Best Floor Cleaning Tips on How to Stop the Mop

by | Sep 13, 2016

Myths about floor cleaning abound. Consider the following myths and corresponding truths and follow our floor cleaning tips for best results.

Myth: Floor mopping is the best way to clean floors.

Truth: Mops remove some soil, but they may also spread more than they remove.

“Floor cleaning by mopping” is an oxymoron since once the mop is used on the floor it begins to spread soil and contamination there, next fouls the solution in the mop bucket during mop-rinsing, then returns soil back to the floor as a film. The floor may appear clean but it is not.

Modern No Touch methods stop the mop by applying fresh solution to floors, agitating, then vacuuming dirty solution for better floor cleaning. Testing shows this technology removes 99.8 percent of soil from hard floors (UMass TURI, 2012).

In a 2010 industry comparison test between No Touch floor cleaning methods and microfiber mopping, mopping removed 56.67% of organic soil, while the No Touch process removed an average of 98.60%.  The mop left behind 31 times more germ-promoting soil.

Myth: You must buy a costly auto scrubber to stop the mop.

Truth: Dispense-and-vac (aka, spread-and-vac) systems do the job of an auto scrubber at a fraction of the cost using a simple rolling-bucket platform fitted with a powerful vacuum to dispense, spread, and agitate fresh solution, then remove soil by squeegeeing/vacuuming as the operator walks.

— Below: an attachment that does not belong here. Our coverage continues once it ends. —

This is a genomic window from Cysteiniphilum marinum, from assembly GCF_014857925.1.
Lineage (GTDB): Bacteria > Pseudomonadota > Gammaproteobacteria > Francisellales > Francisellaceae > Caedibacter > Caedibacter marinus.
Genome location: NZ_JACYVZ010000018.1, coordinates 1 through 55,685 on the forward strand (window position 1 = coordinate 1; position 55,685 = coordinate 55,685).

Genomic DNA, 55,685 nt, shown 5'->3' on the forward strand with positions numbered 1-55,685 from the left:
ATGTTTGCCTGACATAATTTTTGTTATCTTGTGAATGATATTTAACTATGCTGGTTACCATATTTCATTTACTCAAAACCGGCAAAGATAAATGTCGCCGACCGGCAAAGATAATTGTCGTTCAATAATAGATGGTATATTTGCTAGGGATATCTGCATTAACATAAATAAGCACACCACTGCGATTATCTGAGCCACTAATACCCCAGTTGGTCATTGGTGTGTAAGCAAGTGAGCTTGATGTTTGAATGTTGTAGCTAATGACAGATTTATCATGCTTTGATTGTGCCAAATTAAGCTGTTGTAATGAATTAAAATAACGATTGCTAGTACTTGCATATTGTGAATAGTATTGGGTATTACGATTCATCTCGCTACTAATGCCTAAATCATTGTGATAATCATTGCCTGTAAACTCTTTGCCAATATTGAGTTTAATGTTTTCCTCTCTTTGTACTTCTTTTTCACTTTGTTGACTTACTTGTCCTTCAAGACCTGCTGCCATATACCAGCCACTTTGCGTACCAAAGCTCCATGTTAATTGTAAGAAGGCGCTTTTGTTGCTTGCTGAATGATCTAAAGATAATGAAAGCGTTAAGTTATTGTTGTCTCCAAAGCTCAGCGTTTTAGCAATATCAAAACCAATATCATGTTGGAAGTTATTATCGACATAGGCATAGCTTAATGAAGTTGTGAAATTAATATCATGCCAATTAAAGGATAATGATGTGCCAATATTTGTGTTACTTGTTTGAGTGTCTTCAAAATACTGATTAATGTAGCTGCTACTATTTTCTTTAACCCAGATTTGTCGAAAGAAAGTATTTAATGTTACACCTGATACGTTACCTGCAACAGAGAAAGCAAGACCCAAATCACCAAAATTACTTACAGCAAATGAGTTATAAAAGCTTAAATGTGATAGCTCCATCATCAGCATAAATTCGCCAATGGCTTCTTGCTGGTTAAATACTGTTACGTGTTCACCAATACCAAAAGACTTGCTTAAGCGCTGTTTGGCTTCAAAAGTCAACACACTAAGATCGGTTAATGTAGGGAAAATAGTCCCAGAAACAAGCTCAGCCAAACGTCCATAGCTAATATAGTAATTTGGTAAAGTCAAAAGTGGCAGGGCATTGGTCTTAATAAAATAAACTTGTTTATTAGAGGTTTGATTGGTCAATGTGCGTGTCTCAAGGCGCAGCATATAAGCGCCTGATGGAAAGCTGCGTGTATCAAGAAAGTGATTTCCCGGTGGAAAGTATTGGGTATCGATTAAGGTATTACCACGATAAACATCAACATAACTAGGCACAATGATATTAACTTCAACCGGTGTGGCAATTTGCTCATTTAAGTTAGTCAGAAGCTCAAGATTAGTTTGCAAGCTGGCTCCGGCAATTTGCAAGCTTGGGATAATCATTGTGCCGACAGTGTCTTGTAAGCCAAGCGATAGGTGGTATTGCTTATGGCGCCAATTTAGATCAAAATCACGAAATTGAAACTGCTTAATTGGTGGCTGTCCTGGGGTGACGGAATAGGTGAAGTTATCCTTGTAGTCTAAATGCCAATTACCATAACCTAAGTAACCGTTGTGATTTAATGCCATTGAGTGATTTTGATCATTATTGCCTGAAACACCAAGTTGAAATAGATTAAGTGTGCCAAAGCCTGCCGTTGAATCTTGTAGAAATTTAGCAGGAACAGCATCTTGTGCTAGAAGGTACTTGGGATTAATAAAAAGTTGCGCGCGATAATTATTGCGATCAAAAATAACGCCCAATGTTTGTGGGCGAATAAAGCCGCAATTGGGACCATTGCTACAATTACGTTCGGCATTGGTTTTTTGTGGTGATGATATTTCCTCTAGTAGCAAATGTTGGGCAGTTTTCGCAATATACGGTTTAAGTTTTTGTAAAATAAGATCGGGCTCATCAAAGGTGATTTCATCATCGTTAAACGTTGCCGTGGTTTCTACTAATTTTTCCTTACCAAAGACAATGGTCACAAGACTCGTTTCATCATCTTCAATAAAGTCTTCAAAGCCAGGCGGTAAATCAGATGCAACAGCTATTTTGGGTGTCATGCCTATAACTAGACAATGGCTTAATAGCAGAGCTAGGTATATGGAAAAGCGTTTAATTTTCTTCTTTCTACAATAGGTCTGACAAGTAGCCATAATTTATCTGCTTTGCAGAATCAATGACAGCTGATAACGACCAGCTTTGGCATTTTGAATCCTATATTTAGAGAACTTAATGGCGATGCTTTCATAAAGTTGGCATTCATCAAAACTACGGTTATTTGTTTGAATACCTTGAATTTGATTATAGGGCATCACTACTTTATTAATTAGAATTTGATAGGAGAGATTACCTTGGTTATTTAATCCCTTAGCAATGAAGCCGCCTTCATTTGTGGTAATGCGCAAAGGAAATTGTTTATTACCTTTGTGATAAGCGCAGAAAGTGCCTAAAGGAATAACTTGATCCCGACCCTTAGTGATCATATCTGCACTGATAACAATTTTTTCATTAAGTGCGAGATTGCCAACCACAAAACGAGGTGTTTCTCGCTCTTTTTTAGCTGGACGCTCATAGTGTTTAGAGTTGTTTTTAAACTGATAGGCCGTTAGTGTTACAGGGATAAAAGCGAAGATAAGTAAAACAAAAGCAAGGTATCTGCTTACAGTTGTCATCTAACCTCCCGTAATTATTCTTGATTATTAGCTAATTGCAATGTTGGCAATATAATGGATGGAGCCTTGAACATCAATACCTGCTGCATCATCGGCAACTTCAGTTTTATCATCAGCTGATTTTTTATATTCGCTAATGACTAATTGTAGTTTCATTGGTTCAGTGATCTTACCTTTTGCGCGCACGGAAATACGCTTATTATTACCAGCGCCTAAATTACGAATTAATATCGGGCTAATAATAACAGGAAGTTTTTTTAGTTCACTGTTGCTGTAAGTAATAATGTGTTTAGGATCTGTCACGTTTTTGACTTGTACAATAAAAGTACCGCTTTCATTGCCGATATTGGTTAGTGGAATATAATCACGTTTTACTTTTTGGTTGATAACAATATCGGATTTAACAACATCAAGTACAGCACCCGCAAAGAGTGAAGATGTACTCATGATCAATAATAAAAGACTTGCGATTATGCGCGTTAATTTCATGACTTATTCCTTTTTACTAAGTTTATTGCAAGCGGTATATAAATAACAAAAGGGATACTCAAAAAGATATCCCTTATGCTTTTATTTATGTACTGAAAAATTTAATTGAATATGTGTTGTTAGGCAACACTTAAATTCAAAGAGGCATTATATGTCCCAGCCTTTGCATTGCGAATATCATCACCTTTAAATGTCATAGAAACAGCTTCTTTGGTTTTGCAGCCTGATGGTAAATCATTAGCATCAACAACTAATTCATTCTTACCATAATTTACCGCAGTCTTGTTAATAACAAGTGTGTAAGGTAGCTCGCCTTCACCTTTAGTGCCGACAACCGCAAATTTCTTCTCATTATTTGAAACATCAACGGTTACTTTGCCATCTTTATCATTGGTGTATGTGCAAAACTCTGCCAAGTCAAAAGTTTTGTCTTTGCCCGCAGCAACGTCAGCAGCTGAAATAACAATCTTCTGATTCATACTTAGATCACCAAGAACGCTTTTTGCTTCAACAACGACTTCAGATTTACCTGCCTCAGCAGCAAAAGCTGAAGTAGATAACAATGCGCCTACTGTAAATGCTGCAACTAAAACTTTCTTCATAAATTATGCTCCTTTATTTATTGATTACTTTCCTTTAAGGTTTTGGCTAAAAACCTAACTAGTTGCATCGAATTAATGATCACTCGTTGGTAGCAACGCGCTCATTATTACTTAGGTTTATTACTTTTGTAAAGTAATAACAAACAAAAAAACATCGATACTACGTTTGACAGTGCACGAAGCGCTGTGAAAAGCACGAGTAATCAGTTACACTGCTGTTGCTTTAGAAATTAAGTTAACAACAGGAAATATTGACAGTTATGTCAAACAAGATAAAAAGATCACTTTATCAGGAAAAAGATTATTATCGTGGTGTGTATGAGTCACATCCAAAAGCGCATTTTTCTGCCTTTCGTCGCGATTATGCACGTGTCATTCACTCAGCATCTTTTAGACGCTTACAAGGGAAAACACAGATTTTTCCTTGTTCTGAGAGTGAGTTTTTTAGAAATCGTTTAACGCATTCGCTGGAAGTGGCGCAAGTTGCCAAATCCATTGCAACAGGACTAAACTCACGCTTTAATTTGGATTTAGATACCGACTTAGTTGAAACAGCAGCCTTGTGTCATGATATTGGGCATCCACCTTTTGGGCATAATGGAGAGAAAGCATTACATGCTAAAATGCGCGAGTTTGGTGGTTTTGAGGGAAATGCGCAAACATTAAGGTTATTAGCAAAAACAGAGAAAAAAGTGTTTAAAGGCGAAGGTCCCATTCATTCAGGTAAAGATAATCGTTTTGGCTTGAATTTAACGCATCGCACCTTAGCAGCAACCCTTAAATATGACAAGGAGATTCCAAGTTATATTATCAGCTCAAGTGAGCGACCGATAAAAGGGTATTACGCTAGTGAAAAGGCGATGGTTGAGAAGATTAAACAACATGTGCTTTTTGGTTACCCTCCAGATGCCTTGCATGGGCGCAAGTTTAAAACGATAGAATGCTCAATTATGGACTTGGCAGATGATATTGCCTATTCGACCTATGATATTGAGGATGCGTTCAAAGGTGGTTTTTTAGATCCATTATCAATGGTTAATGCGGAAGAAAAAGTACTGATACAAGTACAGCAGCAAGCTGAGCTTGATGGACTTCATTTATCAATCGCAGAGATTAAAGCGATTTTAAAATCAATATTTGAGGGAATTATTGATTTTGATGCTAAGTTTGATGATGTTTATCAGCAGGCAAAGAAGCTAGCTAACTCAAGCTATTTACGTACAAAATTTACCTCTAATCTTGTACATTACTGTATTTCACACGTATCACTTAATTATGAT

Walk-behind spread-and-vac systems enable 16,000 square feet of floor cleaning per hour (per ISSA 612 Cleaning Times), while cordless models can clean 20,000 sq. ft. per hour, making this option financially attractive as it rivals or exceeds the performance of 34″ auto scrubber while being lighter and more maneuverable.  Also, integrated vacuuming virtually eliminates the need for dust mopping, further enhancing ROI.

Wet Floors

Myth: Floor cleaning means leaving floors wet.

Truth: Methods that apply and remove solution in one pass, clean floors and leave them virtually dry, reducing the risk of slip and fall incidents.

The “instant drying” feature of these systems raises the safety of floor cleaning enough to merit National Flooring Safety Institute (NFSI) certification.

The Cost of Floorcare

Myth:  Some floors require costly tools and treatments to clean them.

Truth: Economical dispense-and-vac floor cleaning methods are effective for:

  • Ceramic tile
  • Concrete
  • Hardwood
  • Laminate
  • Stone
  • Terrazzo
  • Vinyl tile

No Touch systems enable floor cleaning in:

  • Restrooms
  • Kitchens
  • Stair Wells
  • Locker Rooms
  • Hallways
  • Exercise Facilities

(They also clean carpet.)

Extending Floor Life Through Regular Maintenance

Partial Myth: Floors need regular expensive treatments and stain removers to beautify, protect and preserve the surface.

Whole Truth: Floors such as hardwood, some laminates and stone, and vinyl tile, last longer and look better when properly finished, spot cleaned, scrubbed and recoated, but finishes last longest through better floor cleaning as it stretches deep-scrub, strip and recoat intervals, reducing labor, material and floor replacement costs. Diligence is one of the best floor cleaning tips you can follow.

Allen Rathey is the principal of the Healthy Facilities Institute (HFI), director of the Indoor Wellness Council (IWC), and author of articles about best practices in cleaning and indoor environmental management.*The Healthy Facilities Institute (HFI) and the Indoor Wellness Council (IWC) do not endorse products.
Allen Rathey
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